Dharma – Concept of natural state or conditioning

School of Yoga explains dharma and karma

  • When we receive a stimulus, we either like or dislike it.
  • If we like the stimulus we bring it close to us (raaga) but if we dislike the stimulus, we push the subject or person away from us (dwesha).
  • This action of moving close to or away from the object is called karma (action).
  • The basis for liking or disliking anything is personal. It happens because we evaluate the input against our personal standards or natural state, and this is called (dharma). 

Dharma or natural-state occurs at multiple levels. They are;

  • Generic natural-state or samanya-dharma:

Generic natural-state or samanya-dharma can be defined as those characteristics which are common to any family or genus of entities.

For example: Gold has specific characteristics which are different from lead or silver. However, all of them come under a common category of metals. All metals have a common natural state and this is called samanya-dharma.

Similarly, metals as a category, exhibit characteristics which are different from animals, trees, fishes or humans. This specific defining character which defines each category, family or genus is called samanya-dharma. 

  • Unique natural-state or vishesha-dharma

Unique natural-state or vishesha-dharma is the natural-state of individual entities within a category.

For example: Within metals, gold is different from copper, silver or iron.

In wood, teak is different from oak or rubber. The family of wood will conform to a generic or samanya-dharma. However, the unique natural-state (vishesha-dharma) of teak will be different from oak, elm or rosewood.

This logic can be expanded in multiple directions. For instance, the unique natural-state (vishesha-dharma) of a table will be different from that of a chair or sofa, even though they may both be made from the same tree. Thus, all tables will exhibit a unique natural-state, regardless of the material used to make them.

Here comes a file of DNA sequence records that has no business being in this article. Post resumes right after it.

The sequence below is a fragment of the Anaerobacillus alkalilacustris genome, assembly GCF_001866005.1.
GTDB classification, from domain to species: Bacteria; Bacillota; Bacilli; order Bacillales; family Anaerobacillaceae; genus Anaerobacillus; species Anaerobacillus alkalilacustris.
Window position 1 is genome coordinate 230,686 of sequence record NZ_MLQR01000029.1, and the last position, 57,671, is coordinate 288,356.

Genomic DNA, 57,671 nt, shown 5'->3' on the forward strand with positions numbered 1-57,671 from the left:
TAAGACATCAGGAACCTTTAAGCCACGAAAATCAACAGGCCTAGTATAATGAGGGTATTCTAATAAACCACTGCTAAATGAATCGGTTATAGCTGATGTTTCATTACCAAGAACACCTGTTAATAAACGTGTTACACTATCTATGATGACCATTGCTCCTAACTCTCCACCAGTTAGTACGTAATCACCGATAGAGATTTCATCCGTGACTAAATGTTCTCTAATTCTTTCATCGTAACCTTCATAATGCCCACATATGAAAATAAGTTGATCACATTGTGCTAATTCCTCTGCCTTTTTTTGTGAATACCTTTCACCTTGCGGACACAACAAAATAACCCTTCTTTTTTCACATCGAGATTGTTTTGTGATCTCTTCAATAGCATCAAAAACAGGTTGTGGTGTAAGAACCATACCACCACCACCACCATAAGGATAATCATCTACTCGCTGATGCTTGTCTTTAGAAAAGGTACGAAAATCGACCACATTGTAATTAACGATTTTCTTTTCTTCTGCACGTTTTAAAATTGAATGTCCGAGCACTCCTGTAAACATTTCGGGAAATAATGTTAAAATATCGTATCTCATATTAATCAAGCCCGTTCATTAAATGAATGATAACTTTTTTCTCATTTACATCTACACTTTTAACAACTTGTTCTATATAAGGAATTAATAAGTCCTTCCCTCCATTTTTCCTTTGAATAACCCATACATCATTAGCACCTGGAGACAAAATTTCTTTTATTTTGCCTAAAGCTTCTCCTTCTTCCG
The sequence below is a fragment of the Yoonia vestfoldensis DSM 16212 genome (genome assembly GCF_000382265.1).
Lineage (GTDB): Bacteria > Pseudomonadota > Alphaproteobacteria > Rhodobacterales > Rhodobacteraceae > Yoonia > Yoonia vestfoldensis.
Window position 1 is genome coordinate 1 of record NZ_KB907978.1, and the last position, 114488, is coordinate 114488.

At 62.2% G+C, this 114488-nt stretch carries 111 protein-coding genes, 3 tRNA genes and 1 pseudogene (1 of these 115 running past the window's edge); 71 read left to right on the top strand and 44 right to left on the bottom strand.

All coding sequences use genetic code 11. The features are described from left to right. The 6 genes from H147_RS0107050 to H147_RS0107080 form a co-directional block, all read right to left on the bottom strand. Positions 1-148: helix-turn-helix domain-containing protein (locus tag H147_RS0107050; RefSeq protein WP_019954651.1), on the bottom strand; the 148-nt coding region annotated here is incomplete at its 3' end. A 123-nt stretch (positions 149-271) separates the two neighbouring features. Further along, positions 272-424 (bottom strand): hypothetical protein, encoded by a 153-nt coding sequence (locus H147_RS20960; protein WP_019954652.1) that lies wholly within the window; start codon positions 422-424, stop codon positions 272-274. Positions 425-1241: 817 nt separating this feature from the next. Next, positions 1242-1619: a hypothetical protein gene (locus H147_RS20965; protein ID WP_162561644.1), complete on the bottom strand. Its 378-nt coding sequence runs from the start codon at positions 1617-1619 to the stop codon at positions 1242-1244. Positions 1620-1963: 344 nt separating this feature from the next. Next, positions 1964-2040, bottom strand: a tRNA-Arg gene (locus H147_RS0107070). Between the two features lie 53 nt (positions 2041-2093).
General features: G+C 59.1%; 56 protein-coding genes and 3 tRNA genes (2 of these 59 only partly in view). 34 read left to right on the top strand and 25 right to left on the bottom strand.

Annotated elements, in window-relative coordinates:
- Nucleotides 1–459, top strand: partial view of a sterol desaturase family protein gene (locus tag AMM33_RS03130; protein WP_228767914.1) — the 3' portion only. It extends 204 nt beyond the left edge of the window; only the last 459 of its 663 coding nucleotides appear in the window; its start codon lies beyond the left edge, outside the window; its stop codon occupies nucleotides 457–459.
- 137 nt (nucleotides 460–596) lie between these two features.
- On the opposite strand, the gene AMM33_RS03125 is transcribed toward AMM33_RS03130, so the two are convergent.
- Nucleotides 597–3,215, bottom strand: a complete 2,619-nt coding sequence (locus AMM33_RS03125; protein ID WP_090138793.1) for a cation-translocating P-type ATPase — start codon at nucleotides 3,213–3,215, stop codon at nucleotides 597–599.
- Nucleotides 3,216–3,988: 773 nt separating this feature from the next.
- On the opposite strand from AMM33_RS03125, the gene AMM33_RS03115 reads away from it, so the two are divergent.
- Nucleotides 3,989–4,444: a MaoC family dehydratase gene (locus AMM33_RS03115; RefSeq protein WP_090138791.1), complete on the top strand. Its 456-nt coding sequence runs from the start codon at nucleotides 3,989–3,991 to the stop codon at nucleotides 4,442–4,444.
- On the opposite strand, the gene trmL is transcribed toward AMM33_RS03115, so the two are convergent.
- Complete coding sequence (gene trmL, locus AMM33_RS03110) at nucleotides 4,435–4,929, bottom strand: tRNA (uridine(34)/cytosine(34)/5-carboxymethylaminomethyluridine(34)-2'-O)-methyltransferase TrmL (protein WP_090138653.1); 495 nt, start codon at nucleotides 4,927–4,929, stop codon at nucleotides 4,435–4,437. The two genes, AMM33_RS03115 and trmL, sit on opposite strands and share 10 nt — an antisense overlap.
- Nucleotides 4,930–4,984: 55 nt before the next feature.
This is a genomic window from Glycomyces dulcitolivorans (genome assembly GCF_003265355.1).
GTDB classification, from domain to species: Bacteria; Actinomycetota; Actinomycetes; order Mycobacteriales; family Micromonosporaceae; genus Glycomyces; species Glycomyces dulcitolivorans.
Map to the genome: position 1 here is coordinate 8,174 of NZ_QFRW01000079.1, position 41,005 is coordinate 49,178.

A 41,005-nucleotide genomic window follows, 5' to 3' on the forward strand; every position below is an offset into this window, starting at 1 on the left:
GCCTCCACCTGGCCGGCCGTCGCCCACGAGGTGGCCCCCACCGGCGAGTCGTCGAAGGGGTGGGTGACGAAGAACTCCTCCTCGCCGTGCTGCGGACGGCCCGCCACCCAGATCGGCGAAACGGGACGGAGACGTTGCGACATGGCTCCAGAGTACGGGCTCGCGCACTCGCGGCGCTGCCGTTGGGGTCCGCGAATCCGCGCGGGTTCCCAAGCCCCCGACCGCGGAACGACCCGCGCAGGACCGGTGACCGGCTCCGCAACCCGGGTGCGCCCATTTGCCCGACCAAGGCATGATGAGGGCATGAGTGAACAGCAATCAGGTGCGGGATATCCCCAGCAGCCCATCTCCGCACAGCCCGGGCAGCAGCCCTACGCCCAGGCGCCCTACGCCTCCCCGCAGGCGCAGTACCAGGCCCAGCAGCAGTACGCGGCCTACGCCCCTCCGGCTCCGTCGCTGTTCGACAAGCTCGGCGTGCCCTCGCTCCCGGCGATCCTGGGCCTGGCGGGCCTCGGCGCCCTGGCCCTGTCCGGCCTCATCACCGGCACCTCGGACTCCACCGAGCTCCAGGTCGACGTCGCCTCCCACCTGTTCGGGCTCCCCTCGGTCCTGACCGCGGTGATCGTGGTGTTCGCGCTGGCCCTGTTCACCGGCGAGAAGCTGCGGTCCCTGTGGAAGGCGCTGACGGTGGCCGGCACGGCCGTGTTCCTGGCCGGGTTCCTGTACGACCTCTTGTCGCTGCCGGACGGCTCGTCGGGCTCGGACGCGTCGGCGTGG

In fact, this concept is applicable to all entities. A heart has a unique natural-state, regardless of the body. It and cannot do the job of the stomach, even though both may be in the same body. 

  • Individual natural-state or conditioning (sva-dharma) 

Each of us behaves differently. This is on account of conditioning brought about by DNA, family, upbringing, societal norms, diet and habits. Consequently, this allows individuals to select information, analyse and process it in a unique manner and behave in the way they do.

This specific characteristics of capability at an individual level is called svadharma (sva = self + dharma = conditioning). Since this natural-state is unique to each of us, it becomes our conditioning.

  • Universal natural-state or sanatana-dharma 

Dharma covers all animate and inanimate entities, including planets, galaxies and nations. Everything can be classified under Generic, Unique or Personal natural-state. This concept is universal in its applicability, hence it is called universal natural-state or sanatana-dharma.

For example – the natural state of the earth is position, shape, atmosphere and ability to sustain life. In the case of a nation, its dharma can possibly be its constitution, flag, states, people etc.

School of Yoga explains dharma, karma and adharma

  • Whenever action conforms to the natural state of any entity, there is no agitation. Therefore, the natural state of dharma is a state of peace or harmony.
  • However, when action is performed counter to the natural state of any entity, there is disturbance and this is called adharma (chaos/ contrary to the natural state).
  • Consequently, when a cow is fed with meat, it is adharma (against its natural state) and the consequence to the cow falls sick with “mad cow disease”. 

Points to ponder on dharma;

Internal Tags Self Awareness or Asmita, Karma

External Tags: homeostasis

  • How do we recognise our natural state? 
  • How do we recognise the linkage between natural state and behaviour? 
  • Is giving up failure? What happens when we give up? 
  • What is fear of failure? 
  • Can God be linked to dharma or natural state? How? 
  • Is there any link between dharma and prayer? 
  • Can we really control events or are we mostly reacting to them? 
  • Is death a natural state? 
  • What is the linkage between dharma, stress and karma? 
  • Is it hard to admit that you are experiencing adharma? 
  • Is it possible to recognise a person who is in adharmic state?
Editor at School Of Yoga
School Of Yoga is a single point resource for all aspects of Classical Yoga practise. We try to achieve this by placing Yoga's traditional methodology in front of the reader and eliciting his or her experience. We value everyone's Yoga experience and would like you to share and enrich other practitioners so that everyone benefits.
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